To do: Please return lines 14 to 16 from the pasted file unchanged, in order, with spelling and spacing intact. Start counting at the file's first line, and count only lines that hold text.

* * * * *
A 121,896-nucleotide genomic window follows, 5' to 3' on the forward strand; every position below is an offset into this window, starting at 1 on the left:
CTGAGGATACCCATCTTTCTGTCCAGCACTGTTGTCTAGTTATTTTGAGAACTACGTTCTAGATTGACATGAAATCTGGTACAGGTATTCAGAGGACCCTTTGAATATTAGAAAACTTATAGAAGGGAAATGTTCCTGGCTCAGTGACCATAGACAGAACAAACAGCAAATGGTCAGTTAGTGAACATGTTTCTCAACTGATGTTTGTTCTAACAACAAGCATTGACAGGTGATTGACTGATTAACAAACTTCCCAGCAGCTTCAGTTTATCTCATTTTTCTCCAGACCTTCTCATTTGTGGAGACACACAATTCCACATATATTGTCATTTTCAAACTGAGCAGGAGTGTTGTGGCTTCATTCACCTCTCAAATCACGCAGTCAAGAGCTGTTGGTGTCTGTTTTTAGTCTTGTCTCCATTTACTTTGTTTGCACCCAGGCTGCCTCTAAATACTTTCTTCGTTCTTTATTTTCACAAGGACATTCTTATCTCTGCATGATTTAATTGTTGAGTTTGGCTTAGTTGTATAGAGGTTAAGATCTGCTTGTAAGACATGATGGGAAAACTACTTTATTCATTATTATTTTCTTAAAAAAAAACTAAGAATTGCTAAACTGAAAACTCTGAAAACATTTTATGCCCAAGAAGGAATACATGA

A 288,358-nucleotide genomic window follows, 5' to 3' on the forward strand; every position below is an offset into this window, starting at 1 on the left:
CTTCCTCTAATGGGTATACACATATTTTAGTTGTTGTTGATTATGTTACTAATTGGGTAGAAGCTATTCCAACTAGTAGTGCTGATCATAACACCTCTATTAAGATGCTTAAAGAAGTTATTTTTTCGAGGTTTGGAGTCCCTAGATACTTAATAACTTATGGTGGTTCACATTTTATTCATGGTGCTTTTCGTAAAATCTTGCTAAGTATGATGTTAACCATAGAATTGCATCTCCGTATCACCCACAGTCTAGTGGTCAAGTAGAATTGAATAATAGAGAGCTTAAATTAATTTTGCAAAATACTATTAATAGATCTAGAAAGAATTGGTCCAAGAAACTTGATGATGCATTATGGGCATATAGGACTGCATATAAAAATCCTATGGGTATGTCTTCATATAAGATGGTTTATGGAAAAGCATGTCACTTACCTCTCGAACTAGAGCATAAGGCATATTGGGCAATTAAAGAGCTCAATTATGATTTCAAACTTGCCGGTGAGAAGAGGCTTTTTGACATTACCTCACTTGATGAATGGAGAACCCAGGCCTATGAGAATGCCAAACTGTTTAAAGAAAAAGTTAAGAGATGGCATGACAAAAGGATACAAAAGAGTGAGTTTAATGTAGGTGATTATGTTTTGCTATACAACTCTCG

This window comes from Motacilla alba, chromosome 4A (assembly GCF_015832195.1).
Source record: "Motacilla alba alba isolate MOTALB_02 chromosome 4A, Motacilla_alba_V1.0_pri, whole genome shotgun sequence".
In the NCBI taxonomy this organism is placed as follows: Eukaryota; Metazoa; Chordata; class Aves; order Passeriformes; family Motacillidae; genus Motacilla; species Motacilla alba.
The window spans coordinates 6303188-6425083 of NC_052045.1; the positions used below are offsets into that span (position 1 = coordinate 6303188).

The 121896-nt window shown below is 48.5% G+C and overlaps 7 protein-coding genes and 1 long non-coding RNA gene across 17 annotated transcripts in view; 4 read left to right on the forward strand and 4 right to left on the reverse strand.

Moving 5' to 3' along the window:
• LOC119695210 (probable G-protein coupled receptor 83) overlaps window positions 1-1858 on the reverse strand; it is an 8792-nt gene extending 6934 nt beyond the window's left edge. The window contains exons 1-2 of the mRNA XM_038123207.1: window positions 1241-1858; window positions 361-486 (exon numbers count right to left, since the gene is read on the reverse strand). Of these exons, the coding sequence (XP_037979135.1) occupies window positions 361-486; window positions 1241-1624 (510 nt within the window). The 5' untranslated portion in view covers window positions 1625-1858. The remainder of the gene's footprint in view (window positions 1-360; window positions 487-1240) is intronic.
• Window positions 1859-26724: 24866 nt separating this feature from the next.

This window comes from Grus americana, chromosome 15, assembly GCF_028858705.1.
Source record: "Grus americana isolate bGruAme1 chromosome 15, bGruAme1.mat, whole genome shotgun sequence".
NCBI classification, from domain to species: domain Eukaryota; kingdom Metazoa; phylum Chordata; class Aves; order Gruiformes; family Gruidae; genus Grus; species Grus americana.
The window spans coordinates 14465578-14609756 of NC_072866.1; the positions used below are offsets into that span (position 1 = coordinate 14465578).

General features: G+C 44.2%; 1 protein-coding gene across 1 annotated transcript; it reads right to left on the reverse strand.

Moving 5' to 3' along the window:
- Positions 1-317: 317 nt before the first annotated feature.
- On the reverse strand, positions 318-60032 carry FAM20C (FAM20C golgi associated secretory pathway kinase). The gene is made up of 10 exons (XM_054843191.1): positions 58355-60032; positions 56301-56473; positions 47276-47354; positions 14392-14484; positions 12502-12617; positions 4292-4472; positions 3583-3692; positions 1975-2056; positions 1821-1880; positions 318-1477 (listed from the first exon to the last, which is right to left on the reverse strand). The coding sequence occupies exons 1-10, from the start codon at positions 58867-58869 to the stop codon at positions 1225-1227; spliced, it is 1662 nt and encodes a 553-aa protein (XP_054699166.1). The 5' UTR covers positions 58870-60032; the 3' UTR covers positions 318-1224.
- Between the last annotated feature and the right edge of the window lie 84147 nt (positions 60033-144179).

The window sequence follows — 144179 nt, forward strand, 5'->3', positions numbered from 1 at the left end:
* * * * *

Source record: "Grus americana isolate bGruAme1 chromosome 15, bGruAme1.mat, whole genome shotgun sequence".
NCBI classification, from domain to species: domain Eukaryota; kingdom Metazoa; phylum Chordata; class Aves; order Gruiformes; family Gruidae; genus Grus; species Grus americana.
The window spans coordinates 14465578-14609756 of NC_072866.1; the positions used below are offsets into that span (position 1 = coordinate 14465578).